It was a gloomy November afternoon. Charlotte and her friend, Vera, were playing in the boulevard next to the school, letting off some steam after what was, I’m sure, a stressful day in kindergarten. They were climbing and running and jumping in leaves and playing something they called “Creepy Carrots” (no idea). Vera’s mom, Sam, and I were happily chatting and our babies were relaxing in their respective carriers. Unfortunately, the calm atmosphere was abruptly shattered when Charlotte tripped on the sidewalk and fell to the ground. Cue immediate, hysterical crying.
“MMMM-OOOOOO-MMMM-EEEEEE, I’m huuuurrrrrtttttt!!!”
At first, I was worried that she might have split her lip because she seemed to fall flat on her face but she braced herself with her hands and avoided any facial injuries. Her area of concern seemed to be her knees. I decided to just take her home and examine her there, rather than trying to do it in the street with Penelope attached to me. We bid farewell to our friends (ok, I bid farewell, as Charlotte could not stop crying) and headed on home.
I’m sure we made quite the scene on our walk home, with Charlotte limping along, clutching at me and sobbing loudly. I tried every distraction technique I could think of to get her to stop crying (and as a pediatric nurse, I am well-versed in distraction techniques).
Me: “Oh, look at that funny little squirrel over there! Do you think he’s looking for nuts?”
Me: “Oh wow, I see some Halloween decorations over there! Do you think they are friendly ghosts?”
At this point, I knew it was time to pull out the big guns- Christmas. I know it’s still a month and a half away, but from the way I was talking, you would have thought it was December 24th.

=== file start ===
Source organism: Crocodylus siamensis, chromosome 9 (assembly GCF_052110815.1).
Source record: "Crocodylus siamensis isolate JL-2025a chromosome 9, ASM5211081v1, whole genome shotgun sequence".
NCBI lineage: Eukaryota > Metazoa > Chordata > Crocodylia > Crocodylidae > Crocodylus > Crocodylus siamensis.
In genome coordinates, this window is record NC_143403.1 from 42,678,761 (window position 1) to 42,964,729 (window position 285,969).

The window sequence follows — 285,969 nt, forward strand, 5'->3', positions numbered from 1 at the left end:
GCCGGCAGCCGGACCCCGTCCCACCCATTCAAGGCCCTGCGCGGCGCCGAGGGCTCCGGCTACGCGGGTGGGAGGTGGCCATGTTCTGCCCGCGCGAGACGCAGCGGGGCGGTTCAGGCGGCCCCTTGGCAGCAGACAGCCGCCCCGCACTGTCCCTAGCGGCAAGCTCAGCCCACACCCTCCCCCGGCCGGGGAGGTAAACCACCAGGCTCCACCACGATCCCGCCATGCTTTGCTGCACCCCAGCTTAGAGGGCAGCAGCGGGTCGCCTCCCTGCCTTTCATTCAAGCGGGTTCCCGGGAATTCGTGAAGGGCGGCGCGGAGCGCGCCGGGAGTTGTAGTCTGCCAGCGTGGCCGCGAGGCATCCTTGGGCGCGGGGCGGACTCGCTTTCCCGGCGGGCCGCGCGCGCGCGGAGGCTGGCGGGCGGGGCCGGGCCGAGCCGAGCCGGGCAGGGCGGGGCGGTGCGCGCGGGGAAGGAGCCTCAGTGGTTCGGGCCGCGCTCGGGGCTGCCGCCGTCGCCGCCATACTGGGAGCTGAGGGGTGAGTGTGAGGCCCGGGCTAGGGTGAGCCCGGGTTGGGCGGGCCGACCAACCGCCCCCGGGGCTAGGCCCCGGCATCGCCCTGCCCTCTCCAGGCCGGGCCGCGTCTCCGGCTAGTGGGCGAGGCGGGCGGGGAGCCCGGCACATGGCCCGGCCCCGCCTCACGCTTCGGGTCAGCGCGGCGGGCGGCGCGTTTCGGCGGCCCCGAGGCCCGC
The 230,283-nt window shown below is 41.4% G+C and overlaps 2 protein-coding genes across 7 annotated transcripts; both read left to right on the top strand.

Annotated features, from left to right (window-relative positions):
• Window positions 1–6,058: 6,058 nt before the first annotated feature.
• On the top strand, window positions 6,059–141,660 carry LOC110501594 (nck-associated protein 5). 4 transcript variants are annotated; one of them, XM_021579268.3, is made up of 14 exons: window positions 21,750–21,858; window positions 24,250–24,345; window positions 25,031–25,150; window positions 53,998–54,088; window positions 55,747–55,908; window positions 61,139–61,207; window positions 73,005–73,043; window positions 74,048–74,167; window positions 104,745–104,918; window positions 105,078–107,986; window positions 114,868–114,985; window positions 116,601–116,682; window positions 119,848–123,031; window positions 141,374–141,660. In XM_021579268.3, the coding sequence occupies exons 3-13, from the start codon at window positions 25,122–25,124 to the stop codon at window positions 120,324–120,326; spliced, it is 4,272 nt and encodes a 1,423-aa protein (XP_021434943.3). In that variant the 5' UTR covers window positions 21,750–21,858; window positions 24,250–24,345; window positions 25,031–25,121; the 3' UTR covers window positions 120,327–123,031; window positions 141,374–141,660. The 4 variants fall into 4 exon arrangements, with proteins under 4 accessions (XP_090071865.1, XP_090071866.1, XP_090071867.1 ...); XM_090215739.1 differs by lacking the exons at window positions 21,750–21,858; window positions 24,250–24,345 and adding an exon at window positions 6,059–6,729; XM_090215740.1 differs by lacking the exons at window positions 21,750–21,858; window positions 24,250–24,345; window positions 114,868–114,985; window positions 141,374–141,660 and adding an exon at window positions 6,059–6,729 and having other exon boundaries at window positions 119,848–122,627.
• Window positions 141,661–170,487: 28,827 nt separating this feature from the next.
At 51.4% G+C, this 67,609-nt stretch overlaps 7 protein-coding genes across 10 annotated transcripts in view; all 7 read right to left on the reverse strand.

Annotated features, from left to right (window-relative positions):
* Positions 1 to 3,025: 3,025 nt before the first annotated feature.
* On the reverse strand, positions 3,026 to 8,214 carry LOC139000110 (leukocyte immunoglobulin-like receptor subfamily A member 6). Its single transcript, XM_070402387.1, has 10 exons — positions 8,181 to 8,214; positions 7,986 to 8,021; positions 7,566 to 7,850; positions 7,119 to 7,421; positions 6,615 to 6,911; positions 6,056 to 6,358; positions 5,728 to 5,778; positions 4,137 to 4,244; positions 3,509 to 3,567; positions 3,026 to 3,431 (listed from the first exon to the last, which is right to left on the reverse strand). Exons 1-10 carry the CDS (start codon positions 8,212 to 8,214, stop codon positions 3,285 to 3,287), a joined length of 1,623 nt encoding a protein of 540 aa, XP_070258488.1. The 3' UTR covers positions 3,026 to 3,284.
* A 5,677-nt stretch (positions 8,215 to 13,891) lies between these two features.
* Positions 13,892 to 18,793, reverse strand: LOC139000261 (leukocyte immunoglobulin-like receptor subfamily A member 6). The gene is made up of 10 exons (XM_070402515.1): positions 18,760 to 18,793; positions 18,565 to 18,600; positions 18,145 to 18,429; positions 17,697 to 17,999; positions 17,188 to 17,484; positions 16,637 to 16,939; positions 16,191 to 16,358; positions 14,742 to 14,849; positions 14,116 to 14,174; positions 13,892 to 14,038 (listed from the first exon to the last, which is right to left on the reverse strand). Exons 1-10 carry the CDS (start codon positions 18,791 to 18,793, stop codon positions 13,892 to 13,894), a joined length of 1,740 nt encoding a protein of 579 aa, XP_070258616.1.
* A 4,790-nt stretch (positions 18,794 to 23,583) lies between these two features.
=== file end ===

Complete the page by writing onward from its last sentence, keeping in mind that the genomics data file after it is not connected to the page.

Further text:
Me: “What do you think Santa is going to bring you for Christmas? You have been such a good girl, I bet he will bring you anything you want! What would you like?”
C: “WAAAAAAAAAAAAAAAAHHHHHHHHHHHHH!” Seriously, she missed a golden opportunity here. I was so desperate for her stop crying, she could have asked for a pony and I would have found a way to make it happen.
Santa didn’t work, talk of gingerbread houses and decorating the Christmas tree didn’t work either. Which may have been for the best, actually, because if she had stopped crying and asked me to break out the Christmas decorations that afternoon, I would have done it. So I probably dodged a bullet there.
By this time, Penelope had started crying, too- she gets very upset whenever she sees Charlotte crying, so I had two unhappy girls to calm down when we walked in our door. Thankfully, Penelope was distracted easily enough with some toys in her high chair, so I then prepared to examine what was bound to be a life-threatening injury on Charlotte’s knee. She whipped off her pants so that I could get a good look at the wound, and I found…absolutely nothing. Ok, not nothing, there WAS some slight redness to her knee, but there was no bleeding, no broken skin, no bones protruding, no swelling. She’s had more serious-looking mosquito bites. Certainly, there was nothing that warranted the hysterical fit she’d been having.
Me: “Hmmm, it looks like you will be okay.”
C: “Noooooo!!!! I need some ice!!!!” Charlotte has been convinced of the magical healing powers of ice ever since she hurt her lip at the beginning of the school year and one of the volunteers at the school put some ice on her injury. I obligingly filled a little baggie with some ice and water and my dramatic little girl settled down happily, tears finally drying up. And when Mark came home from work, roughly two hours after she sustained her minuscule injury, he found her on the couch, pant leg rolled up, pressing her bag of ice (well, it was mostly water by that point) to her knee. SUCH a little drama queen.